Mexico marks one year since 43 students vanished
Mexico marked one year on Friday since 43 college students disappeared after an attack by corrupt police, with their parents set to lead a march over a case haunting President Enrique Pena Nieto.
Mexico City: Mexico marked one year on Friday since 43 college students disappeared after an attack by corrupt police, with their parents set to lead a march over a case haunting President Enrique Pena Nieto.
The demonstration in Mexico City will be the latest show of discontent over the government's handling of a tragedy that has battered Pena Nieto's approval rating and tarnished his international image.
Felipe de la Cruz, the spokesman for the families, said the "march of national indignation" will start near the Los Pinos presidential residence and culminate at the Zocalo historic square.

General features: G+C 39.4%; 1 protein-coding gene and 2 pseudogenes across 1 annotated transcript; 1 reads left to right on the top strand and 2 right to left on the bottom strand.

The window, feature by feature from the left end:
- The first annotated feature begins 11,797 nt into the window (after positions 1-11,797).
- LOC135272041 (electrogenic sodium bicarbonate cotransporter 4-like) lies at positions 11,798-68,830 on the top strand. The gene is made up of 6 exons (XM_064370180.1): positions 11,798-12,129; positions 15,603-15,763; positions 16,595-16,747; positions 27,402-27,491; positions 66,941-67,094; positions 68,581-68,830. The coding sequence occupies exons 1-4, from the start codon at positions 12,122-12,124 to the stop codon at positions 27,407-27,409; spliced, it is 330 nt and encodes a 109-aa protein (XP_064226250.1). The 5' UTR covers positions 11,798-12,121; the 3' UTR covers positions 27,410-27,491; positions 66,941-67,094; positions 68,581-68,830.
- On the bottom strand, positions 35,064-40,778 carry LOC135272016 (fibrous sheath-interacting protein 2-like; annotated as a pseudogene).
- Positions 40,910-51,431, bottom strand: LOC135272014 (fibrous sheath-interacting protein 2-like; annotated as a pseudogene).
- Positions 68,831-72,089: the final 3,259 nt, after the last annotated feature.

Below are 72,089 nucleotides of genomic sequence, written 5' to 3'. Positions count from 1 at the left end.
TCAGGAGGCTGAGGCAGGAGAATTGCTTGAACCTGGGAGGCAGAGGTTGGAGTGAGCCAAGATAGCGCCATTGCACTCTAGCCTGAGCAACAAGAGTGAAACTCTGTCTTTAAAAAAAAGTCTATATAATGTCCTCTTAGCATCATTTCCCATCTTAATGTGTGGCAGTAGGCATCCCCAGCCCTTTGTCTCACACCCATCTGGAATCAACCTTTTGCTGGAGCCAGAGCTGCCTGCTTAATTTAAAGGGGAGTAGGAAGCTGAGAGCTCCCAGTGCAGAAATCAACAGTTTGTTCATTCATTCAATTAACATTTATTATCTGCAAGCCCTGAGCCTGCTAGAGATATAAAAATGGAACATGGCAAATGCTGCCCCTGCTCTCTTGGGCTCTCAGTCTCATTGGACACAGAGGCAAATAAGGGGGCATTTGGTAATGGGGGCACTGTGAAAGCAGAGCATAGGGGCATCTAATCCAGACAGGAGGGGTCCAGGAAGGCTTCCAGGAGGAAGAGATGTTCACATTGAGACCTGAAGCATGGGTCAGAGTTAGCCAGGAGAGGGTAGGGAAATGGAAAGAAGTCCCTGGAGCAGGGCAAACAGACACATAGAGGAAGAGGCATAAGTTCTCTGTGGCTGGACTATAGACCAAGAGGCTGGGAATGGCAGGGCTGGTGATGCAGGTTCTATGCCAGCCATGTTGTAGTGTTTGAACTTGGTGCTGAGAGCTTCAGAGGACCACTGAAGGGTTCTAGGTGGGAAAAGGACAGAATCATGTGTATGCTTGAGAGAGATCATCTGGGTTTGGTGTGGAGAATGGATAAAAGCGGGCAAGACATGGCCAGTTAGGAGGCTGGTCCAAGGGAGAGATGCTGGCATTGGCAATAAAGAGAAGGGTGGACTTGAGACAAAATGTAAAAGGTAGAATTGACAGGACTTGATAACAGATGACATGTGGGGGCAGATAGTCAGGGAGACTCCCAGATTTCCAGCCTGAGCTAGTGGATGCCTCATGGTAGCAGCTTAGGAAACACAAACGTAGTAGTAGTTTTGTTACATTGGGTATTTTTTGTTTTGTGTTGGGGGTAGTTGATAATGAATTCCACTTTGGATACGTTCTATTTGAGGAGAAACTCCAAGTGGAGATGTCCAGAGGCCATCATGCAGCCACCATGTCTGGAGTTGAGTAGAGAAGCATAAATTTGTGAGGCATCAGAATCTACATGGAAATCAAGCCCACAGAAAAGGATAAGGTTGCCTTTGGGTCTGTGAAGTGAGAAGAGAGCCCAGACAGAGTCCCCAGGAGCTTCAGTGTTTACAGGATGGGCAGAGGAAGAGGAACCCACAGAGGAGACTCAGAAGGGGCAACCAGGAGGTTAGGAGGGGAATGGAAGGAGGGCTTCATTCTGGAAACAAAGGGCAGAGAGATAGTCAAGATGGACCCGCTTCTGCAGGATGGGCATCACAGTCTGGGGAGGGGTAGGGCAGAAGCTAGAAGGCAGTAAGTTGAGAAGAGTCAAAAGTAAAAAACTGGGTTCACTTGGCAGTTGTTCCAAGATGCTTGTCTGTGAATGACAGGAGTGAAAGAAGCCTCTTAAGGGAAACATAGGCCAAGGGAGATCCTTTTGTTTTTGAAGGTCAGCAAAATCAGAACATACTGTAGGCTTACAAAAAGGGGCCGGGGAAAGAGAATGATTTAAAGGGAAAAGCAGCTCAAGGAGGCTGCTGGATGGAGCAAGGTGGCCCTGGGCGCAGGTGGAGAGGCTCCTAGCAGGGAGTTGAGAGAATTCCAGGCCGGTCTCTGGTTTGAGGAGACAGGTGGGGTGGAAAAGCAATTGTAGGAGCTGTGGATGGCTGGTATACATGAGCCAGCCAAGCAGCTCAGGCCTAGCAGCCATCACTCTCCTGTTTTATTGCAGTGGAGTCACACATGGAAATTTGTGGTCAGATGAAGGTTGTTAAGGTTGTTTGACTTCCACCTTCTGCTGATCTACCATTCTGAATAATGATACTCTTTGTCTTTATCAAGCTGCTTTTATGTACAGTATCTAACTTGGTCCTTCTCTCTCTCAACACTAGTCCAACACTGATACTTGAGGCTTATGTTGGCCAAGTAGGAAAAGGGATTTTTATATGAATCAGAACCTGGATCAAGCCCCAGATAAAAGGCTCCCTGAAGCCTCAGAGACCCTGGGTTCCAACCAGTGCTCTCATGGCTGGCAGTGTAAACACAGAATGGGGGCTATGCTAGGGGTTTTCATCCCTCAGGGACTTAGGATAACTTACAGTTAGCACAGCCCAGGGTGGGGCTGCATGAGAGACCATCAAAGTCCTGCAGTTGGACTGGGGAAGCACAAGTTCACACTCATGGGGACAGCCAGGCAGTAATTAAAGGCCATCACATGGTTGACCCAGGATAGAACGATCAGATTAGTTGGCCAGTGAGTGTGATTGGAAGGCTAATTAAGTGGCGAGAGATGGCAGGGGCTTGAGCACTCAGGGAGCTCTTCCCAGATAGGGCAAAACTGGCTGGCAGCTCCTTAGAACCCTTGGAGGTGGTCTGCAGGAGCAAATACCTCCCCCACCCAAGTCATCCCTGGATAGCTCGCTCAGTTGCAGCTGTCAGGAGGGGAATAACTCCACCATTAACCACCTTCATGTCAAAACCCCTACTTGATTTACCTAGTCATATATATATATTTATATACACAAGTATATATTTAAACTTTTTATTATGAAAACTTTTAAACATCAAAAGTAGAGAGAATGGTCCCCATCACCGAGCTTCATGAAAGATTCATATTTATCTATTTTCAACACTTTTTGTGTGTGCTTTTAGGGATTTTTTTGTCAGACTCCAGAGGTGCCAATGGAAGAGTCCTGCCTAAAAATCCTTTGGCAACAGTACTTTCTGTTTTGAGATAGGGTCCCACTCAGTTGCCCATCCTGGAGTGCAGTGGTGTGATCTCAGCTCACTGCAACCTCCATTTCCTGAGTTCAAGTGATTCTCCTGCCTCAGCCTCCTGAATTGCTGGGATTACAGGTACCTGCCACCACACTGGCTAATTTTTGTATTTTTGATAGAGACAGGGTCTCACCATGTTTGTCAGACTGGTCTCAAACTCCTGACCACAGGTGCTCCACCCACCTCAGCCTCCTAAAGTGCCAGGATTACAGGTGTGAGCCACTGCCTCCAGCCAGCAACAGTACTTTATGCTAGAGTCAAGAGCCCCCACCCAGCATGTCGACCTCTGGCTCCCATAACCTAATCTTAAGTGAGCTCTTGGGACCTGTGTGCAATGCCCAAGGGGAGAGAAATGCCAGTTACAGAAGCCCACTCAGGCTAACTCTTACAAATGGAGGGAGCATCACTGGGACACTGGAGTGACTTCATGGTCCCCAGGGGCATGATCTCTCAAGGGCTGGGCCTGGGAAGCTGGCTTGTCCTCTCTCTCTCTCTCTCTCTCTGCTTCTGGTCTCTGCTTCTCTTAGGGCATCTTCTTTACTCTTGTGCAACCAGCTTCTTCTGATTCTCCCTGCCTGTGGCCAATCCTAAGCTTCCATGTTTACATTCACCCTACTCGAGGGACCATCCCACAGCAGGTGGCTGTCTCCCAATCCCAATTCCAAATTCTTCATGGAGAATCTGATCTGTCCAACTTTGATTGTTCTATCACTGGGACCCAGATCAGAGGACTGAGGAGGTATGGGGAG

"We will march with energy. We can't rest in our search" for the students, he told AFP.
The parents traveled from the violence-wracked southern state of Guerrero earlier this week and completed a 43-hour fast in honor of their sons on the eve of the protest.
Pena Nieto met with the frustrated parents for only the second time since last year on Thursday, insisting that his government had not closed the investigation.
"We are on the same side," Pena Nieto told the parents. "We are searching for the truth together."
The president also ordered the creation of a special prosecutor's office to investigate the more than 20,000 disappearances in the country.
But the parents, who handed the president a list of demands, voiced disappointment and vowed to continue pressuring the government.
One of their demands was for a special unit within the attorney general's office to focus solely on the case, under international supervision.
The conclusions of the case have been disputed by the parents.
Scores of students from the Ayotzinapa rural teacher college in Guerrero traveled to the city of Iguala on September 26, 2014 to hijack buses to join a commemoration in Mexico City.